Shirakawa Distillery

The Shirakawa Distillery operated for nearly six and a half decades before being demolished in 2003. During this time the distillery produced malt whisky, rumoured to be delightfully exquisite. It seemed Shirakawa Distillery would guard her secrets forever until a discovery of its liquid history was unearthed.

Fragments of a Portrait

Much of the history of Shirakawa Distillery is lost in the mists of time. Though it’s history spans nearly six and a half decades – 1939 to 2003 – the distillery’s glory days were the 1950s and 60s.

An exhaustive trawl through the archive of Takara Shuzo Co.,Ltd, the company that owned Shirakawa Distillery from 1947 onwards, threw up just a handful of documents. Oral history proved elusive too. Shirakawa Distillery will likely guard her secrets forever. All we have is glimpses here and there – fragments of a portrait – and, importantly, the discovery of the last remaining parcel of stock from one of the pioneers of malt whisky making in Japan.

The Early Days

Shirakawa Distillery was founded in the city of the same name in Fukushima prefecture, roughly 200km north of Tokyo, in 1939, by Daikoku Budoshu. 

Located a stone’s throw from the Abukuma River and a few minutes’ walk from Komine Castle, Shirakawa Distillery consisted of a patchwork of wood and mortar buildings of different sizes. What types of liquor were produced at Shirakawa during those early days remains a mystery. But, in 1947 the distillery was purchased by Takara Shuzo Co.,Ltd, renovations were carried out and the production of wine, brandy, etc. began in earnest. According to company records, the production of malt whisky started in 1951.

Three Periods

As far as malt whisky production is concerned, the operational life of Shirakawa Distillery falls into three periods: 1951 to 1957, 1958 to 1966 and 1968 to 1969.

The only remaining parcel of Shirakawa is from 1958; produced at the beginning of the second period of whisky making at the distillery. During this period, the distillery kept working mainly with domestic malted barley, the fermentation was increased to 5 days and the distillation took place in twin copper pots. Spirit was collected at 73.1-57.1%abv, quite a wide middle cut, making for an average still strength of 66.7%. Domestically made 350-litre casks from Tohoku and Hokkaido Mizunara (Japanese oak) remained the go-to for maturation.

The Flagship

Takara Shuzo’s flagship whisky brand was and still is “King Whisky”.

Focused as we are on malt whisky, it’s easy to forget that this was a minor constituent of products sold as whisky in Japan until at least the early 80s. All of the whisky produced at Shirakawa was destined to be used in the “King Whisky” blend. By the time malt whisky began to make its way into the market, Takara Shuzo’s focus had shifted to shochu. As a result, Shirakawa was never released by the company as a single malt.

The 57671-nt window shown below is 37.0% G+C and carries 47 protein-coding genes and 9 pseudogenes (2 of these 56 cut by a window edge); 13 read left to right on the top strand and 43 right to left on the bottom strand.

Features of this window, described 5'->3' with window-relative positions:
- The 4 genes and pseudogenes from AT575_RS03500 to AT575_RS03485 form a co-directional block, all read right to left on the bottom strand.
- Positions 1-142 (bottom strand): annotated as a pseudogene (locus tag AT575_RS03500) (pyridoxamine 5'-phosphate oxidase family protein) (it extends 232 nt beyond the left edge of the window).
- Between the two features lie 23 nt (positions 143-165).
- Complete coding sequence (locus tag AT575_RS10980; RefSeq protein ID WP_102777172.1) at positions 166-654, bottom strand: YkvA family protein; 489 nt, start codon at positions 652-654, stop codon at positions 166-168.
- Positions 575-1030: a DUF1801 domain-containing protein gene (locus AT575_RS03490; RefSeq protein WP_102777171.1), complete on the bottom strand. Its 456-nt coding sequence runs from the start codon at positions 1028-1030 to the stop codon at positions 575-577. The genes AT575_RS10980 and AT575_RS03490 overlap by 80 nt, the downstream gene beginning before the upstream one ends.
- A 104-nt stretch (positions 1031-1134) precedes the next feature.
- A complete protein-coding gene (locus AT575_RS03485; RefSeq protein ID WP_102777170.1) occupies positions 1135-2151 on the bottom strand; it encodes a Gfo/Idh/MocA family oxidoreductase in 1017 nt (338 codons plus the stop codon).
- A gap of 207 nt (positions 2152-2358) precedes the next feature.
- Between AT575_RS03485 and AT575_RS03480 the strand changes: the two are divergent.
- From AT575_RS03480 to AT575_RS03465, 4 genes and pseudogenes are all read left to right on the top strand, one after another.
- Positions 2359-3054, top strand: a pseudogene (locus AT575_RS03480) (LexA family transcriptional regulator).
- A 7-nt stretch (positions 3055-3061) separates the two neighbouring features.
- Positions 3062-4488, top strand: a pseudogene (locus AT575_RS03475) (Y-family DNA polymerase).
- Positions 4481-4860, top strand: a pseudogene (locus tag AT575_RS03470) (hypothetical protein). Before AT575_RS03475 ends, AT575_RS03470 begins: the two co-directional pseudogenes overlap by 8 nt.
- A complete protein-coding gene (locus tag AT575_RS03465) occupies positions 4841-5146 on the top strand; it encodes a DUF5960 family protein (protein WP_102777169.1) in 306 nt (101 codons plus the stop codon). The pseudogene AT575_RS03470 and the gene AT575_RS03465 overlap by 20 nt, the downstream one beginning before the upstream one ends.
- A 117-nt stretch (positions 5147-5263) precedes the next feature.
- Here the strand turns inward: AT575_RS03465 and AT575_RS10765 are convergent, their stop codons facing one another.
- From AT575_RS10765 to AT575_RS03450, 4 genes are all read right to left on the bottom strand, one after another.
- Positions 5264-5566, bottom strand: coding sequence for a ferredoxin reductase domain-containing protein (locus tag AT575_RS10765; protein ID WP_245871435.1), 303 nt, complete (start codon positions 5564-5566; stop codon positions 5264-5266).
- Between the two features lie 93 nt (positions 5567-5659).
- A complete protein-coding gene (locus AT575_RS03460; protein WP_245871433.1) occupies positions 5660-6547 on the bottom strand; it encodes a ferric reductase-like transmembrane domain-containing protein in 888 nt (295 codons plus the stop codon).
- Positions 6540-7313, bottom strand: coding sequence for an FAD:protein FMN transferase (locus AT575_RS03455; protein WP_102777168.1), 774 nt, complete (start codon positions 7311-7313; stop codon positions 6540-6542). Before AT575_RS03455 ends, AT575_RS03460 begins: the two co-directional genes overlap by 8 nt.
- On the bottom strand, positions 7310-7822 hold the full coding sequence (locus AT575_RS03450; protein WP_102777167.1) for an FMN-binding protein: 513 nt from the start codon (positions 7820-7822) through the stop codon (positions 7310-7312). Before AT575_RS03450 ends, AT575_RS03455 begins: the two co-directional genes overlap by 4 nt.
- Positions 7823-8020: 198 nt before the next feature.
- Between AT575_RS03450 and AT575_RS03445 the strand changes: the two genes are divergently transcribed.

The Heydays

What working life at Shirakawa Distillery was like during its heyday we will probably never know. We do have some insights though, thanks to two former employees.

In the Daikoku Budoshu years, Shirakawa Factory was a bustling place with more than 200 employees. By the early 80s however, that number had dropped to about 50. Workers were skilled at making various types of alcohol. The malt whisky production kit included a stainless steel lauter tun with a capacity of 18,000L, five or six stainless fermenters of the same capacity and two copper pot stills with a 9,000L capacity each. There were about a dozen small, racked maturation warehouses, where the year-round cool climate would have allowed the relatively heavy Shirakawa spirit to gently mature.

The Beginning of the End

Through the 1970s, Takara Shuzo Co.,Ltd started developing high quality shochu and they were at the forefront of the shochu boom of the 1980s. Their focus shifted away from whisky. 

By the 1990s the Shirakawa Factory had started suffering from old age. Many of the buildings were decrepit and the equipment was old. Ideas and alternatives were discussed but none came to fruition. By the early 2000s, the Shirakawa Factory was on its last legs and merely used as a bottling facility. In 2003, it was closed and the buildings demolished. And with that a relatively small but significant part of Japanese whisky history was lost forever.

Time has come…

If you’re reading these words, you find yourself in the exceptional position of being the final link in the extraordinary chain of events that has led this whisky to its destiny: here for you to savour.


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